New Faces of 52 features a score by Ronny Graham, June Carroll, Arthur Siegel, Sheldon Harnick, and Michael Brown. Performed by Ronny Graham, Bill Mullikin, Rosemary O'Reilly, Robert Clary, Virginia De Luce, Patricia Hammerlee, June Carroll, Eartha Kitt, Alice Ghostley, Joe Lautner, Virginia Bosler, Allen Conroy and Paul Lynde.

Win this CD. E-mail 1) That you are entering to win the New Faces Of '52 CD. 2) Provide your name and complete mailing address. 3) In 25 words or less explain why you want to win the New Faces Of '52 CD.

All entries must be received by Saturday, May 9, 11:59 PM EST. One entry per person. Only humans allowed to enter. No animals, stuffed or otherwise, robots or other mechanical devices permitted. The one lucky winner will be mailed a copy of the New Face of '52 CD, courtesy of Sony Music. The winner's name and state/country (no addresses) will be announced in the Broadway To Vegas column of May 17, 2009.

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Thank you for your interest.


Head of The Buddha, Bodhisattva © V&A
This new gallery demonstrates the many ways in which the Buddha has been represented in the arts of Asia.

Highlights include the majestic gilt bronze Bodhisattva Avalokitesvara from 14th century Nepal, a protective standing Buddha from Thailand and a sixth-century marble torso of the Buddha from Tang China.

The V&A's collections of sculpture from Asia are among its greatest treasures. This suite of four rooms explores the images of the Buddha Sakyamuni, together with associated images of Bodhisattvas, Guardians and monks.

The displays also explore the spread of Buddhism from India throughout Asia and encourages the visitor to learn about the iconography and conventions of Asian images and to compare outstanding sculpture in diverse styles. Opened April 28 at the Victoria & Albert Museum in London.

Gillian Christy; Spring Quilt. Steel and bronze
is one of three exhibitions which opened May 1, 2009 at the Appalachian State University's Turchin Center for the Visual Arts. These exhibitions are featured during the 25th Anniversary season of An Appalachian Summer Festival.

On display in the Mayer Gallery is Gillian Christy: Inside and Out. Christy graduated in May 2002 from the University of Northern Iowa. Earning a Bachelor of Fine Arts degree, she quickly set her sights toward the East Coast. Upon arriving in Providence, Rhode Island, Christy exhibited her public art in Convergence 2003, and then created three-dimensional commercial graphics for the hit reality show The Apprentice on NBC which were used in the opening and by NBC promotional purposes. She also created three-dimensional graphic images for Scott Duncan Films for CBS and Broadway Video for the NFL on CBS 2003-2005 Season NFL on CBS. She also created pieces for Gravity Games and HBO.

Christy has work in numerous outdoor collections and continually exhibits interior sculptural pieces in museums and galleries. In her sculpture she focuses on ideas and related images of home. Christy states, "Sculpting the surrounding environment is important to my work as I notice the diversity of urban and rural landscapes. Images of home first appeared in my early work in which I was taken by the architecture of mid-western Iowa. Presently, I am living in an urban neighborhood filled with architecture and industrial elements such as mills, vents, and rooftops that are new and different." By combining these forms in her sculpture she continues to find new and refreshing images of home, incorporating details into her work that tell a highly illustrative story.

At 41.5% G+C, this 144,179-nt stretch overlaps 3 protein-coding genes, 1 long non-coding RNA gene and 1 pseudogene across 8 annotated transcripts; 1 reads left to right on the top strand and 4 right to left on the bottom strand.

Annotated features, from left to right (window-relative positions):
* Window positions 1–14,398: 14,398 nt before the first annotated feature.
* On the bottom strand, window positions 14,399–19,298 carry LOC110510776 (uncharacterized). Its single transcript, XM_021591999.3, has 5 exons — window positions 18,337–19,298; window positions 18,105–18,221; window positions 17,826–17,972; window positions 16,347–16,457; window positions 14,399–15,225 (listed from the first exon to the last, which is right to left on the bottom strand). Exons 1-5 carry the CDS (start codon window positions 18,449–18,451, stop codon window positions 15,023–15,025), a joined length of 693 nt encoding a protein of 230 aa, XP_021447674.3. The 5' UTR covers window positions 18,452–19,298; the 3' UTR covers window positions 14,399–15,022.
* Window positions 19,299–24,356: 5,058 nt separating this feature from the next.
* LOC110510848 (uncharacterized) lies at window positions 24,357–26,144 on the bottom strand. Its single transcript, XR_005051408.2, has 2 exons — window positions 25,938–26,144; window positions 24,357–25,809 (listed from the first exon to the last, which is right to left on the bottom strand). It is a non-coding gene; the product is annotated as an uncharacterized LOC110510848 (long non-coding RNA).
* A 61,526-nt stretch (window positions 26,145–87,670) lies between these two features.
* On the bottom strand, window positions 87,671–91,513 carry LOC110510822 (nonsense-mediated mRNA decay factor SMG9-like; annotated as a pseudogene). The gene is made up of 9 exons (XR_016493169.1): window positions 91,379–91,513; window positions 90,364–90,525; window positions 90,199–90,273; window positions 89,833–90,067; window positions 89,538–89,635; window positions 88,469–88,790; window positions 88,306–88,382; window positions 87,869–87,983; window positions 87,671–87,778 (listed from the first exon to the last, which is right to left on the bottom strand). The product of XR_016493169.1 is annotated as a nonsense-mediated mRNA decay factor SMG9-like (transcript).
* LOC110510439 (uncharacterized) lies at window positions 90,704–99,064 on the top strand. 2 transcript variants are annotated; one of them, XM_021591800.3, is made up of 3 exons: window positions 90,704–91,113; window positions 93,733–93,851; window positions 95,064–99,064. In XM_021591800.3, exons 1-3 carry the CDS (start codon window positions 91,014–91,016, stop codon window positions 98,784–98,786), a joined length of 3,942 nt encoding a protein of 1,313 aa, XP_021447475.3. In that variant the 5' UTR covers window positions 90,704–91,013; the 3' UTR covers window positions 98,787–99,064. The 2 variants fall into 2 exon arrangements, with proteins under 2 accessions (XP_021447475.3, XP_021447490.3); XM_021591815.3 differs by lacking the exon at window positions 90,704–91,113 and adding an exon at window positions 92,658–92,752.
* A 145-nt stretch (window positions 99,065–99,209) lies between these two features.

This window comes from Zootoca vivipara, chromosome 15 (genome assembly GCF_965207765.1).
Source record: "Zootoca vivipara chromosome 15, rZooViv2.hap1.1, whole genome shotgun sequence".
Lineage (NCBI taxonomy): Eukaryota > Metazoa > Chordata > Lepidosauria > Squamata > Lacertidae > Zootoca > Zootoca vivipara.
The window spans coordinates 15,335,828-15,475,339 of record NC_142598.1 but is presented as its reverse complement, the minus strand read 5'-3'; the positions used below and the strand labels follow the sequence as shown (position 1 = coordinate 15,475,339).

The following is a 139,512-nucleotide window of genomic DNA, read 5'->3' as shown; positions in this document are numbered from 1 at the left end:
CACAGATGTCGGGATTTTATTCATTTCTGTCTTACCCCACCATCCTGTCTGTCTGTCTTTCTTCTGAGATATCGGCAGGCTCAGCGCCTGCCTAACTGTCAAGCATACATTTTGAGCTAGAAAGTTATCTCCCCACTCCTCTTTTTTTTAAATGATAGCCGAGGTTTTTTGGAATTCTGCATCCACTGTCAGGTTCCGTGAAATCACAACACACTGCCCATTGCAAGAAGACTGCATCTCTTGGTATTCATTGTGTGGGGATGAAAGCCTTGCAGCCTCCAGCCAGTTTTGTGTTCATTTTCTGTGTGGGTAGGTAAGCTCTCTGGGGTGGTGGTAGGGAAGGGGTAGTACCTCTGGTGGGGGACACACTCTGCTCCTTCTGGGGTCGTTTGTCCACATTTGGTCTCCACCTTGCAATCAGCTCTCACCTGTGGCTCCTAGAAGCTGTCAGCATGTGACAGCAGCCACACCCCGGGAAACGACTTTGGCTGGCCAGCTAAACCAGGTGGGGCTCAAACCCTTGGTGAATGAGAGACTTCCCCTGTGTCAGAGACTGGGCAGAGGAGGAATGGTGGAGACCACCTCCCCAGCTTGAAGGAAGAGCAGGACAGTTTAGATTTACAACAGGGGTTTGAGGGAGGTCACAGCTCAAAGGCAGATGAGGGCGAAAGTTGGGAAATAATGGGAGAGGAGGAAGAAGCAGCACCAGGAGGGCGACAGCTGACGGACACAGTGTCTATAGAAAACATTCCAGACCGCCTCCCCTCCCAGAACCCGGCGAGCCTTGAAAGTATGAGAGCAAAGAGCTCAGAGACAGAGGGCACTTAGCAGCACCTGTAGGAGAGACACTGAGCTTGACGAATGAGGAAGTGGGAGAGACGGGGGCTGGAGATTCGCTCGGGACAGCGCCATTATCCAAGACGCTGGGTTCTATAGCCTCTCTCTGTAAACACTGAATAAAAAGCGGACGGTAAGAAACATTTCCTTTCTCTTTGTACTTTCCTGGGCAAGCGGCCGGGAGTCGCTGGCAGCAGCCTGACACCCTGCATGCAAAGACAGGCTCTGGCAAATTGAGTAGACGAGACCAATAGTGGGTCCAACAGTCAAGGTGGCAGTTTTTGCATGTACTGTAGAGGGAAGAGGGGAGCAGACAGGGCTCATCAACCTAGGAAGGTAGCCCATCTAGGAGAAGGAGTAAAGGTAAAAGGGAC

On display through August 29, 2009 at the Mayer Gallery, Turchin Center for the Visual Arts in Boone, north Carolina.


CELEBRITY SPEAKERS SERIES WITH GRAHAM GREENE the Academy Award nominated actor for Dances with Wolves joins Laurie Brown, host of CBC Radio’s The Signal to discuss his prestigious stage and film career. May 11, 2009 at The National Arts Center in Ottawa, Canada.

THE SALON SERIES an affordable, fun and enlightening way to explore rarely produced, classic plays which are staged informally as readings by The Acting Company. These plays feature Acting Company Alumni and friends, many who are appearing on the Broadway stage. A reception with the cast and director follows each production and is a wonderful way to meet artists and discuss their work.

On May 11, 2009 Second Threshold by Philip Barry with James Naughton and Noah Bean, Cheryl Lynn Bowers, Xanthe Elbrick, Glenn Peters, Erik Steele will be directed by Justin Waldman.

At the Baruch Performing Arts Center in New York City.


2009 KANSAS CITY REP GALA FEATURES BARBARA COOK On Monday, May 11, a reception will be followed by Cook's performance. On Tuesday the Broadway legend and cabaret singer will deliver a Master Class.

COME TO THE CABARET a Kander and Ebb celebration to benefit The Acting Company of New York City.

Conceived and Directed by John Doyle, the performers include; Mary-Mitchell Campbell, Raúl Esparza, Terrence McNally, Liza Minnelli, Debra Monk, David Hyde Pierce, Chita Rivera, Tom Wopat, Karen Ziemba, and the Kit Kat Girls,

Guests include; Lisa Banes, Clive Davis, Harriet Harris, Edward Hibbert, John Kander, Angela Lansbury and Edgar Lansbury.

Monday, May 4 at the Gerald Schoenfeld Theatre, NYC.

Come to the Cabaret will benefit The Acting Company, the not-for-profit touring troupe founded in 1972 by John Houseman and current producing director Margot Harley. Honored by the Tony Awards for Excellence in Theater, The Acting Company has produced 35 national tours of 129 classic and new plays adapted from American literary masterpieces and performed in 48 states and ten foreign countries. Its current tour of Orson Welles’ Moby Dick Rehearsed and Shakespeare’s The Tempest arrives in New York for an Off-Broadway run this month. The Company gives young classically trained actors the opportunity to perform the classics while bringing theater into under-served communities and into disadvantaged school systems. Its alumni roster of over 300 includes Kevin Kline, Patti LuPone, Frances Conroy, Jesse L. Martin, Harriet Harris, Tom Hewitt, Keith David, Rainn Wilson and Jeffrey Wright.